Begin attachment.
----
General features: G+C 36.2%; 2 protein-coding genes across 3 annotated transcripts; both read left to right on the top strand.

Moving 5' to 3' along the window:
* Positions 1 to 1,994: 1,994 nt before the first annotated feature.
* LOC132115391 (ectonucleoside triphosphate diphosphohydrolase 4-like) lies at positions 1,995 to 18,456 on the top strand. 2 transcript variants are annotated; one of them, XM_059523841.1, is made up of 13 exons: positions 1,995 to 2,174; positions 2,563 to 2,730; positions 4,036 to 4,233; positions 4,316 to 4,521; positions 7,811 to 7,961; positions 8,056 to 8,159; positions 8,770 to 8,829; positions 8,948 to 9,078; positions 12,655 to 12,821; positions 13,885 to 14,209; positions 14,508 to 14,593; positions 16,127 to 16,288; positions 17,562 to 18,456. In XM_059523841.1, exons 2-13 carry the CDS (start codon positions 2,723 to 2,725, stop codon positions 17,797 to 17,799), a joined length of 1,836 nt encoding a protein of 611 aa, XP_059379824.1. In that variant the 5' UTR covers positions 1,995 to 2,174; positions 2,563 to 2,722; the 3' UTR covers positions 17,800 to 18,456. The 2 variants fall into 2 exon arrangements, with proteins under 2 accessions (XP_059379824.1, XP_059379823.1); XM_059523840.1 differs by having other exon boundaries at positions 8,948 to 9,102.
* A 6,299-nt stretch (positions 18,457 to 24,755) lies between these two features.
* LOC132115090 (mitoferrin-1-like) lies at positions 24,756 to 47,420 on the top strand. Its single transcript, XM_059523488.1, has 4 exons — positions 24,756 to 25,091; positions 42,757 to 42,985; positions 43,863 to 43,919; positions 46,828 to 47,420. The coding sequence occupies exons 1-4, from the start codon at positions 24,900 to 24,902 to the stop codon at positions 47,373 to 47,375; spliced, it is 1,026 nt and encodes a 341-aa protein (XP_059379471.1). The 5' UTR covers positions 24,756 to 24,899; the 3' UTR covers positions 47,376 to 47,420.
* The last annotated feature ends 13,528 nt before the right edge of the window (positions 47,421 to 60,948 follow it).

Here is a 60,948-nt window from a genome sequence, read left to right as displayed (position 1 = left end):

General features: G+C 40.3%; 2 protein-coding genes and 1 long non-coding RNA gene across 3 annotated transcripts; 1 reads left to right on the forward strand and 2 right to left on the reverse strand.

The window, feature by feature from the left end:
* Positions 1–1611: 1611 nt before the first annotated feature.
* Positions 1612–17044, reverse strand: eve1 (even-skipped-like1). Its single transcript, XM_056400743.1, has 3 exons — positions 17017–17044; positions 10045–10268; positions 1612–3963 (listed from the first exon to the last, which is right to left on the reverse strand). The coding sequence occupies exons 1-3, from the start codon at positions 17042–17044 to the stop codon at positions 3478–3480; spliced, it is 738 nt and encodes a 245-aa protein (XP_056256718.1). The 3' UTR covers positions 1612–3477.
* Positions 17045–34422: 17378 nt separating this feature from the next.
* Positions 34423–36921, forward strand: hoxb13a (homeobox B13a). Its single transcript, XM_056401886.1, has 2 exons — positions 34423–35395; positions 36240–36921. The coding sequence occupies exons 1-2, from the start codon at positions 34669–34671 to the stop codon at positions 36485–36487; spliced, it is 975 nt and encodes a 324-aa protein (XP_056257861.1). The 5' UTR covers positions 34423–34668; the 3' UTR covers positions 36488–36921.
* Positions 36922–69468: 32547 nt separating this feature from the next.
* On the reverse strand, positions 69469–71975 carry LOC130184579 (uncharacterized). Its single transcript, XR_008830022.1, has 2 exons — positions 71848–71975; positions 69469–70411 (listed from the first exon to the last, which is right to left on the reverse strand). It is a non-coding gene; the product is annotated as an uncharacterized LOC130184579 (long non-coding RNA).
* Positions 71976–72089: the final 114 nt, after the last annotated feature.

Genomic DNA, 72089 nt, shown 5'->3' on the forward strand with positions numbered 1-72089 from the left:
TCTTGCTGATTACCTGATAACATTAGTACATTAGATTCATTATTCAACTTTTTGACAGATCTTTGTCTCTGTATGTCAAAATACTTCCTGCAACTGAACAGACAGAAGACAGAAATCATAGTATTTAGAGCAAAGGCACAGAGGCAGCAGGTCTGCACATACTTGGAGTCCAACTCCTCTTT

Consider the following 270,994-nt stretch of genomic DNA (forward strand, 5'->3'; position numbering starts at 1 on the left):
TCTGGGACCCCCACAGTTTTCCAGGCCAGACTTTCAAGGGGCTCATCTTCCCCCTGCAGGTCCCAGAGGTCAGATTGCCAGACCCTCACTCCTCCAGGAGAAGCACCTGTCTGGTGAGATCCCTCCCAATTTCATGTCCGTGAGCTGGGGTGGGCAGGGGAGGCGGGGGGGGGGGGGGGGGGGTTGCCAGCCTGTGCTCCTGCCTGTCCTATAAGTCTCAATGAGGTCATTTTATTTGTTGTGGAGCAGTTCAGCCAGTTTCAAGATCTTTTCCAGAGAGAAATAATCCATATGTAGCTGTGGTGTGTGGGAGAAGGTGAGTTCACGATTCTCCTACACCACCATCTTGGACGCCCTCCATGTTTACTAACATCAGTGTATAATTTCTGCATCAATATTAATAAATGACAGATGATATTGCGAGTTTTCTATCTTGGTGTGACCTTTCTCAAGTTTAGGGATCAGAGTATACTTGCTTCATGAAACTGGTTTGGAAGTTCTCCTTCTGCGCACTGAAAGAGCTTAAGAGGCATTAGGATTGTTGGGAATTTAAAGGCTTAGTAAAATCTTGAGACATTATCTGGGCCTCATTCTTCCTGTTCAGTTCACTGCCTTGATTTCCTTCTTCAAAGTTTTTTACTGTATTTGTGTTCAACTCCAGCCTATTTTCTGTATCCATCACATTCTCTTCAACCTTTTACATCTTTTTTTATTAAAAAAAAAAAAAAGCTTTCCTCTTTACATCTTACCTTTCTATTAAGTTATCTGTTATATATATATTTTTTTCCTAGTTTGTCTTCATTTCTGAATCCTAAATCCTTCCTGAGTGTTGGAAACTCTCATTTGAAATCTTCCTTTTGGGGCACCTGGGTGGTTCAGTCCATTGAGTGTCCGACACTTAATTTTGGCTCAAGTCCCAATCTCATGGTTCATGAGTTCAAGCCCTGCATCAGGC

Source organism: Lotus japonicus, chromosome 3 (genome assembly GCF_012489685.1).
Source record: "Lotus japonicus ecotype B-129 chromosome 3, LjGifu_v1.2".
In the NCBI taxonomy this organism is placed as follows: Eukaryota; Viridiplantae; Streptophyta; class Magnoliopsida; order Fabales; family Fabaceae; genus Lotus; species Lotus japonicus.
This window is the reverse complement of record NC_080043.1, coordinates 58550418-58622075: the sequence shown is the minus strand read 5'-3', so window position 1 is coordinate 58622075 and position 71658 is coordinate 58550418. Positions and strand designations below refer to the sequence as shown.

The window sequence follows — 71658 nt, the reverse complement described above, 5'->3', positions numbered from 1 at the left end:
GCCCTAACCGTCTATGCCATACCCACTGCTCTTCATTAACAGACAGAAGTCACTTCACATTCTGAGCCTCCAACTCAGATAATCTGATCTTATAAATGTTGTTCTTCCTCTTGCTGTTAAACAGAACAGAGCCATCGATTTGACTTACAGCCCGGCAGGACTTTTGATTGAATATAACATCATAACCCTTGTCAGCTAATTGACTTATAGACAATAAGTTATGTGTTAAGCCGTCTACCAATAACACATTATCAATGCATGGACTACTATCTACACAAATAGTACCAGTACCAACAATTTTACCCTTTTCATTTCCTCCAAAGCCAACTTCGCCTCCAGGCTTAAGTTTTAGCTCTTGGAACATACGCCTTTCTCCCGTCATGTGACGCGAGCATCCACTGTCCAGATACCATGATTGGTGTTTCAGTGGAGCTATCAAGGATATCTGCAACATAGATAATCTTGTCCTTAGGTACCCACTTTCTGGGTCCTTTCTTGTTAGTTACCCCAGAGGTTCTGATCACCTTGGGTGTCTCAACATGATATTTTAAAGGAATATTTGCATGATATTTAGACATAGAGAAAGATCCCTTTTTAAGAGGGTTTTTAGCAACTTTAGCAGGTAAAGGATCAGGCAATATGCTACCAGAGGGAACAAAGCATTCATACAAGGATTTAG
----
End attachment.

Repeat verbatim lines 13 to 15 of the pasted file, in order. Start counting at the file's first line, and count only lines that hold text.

* Positions 17045–34422: 17378 nt separating this feature from the next.
* Positions 34423–36921, forward strand: hoxb13a (homeobox B13a). Its single transcript, XM_056401886.1, has 2 exons — positions 34423–35395; positions 36240–36921. The coding sequence occupies exons 1-2, from the start codon at positions 34669–34671 to the stop codon at positions 36485–36487; spliced, it is 975 nt and encodes a 324-aa protein (XP_056257861.1). The 5' UTR covers positions 34423–34668; the 3' UTR covers positions 36488–36921.
* Positions 36922–69468: 32547 nt separating this feature from the next.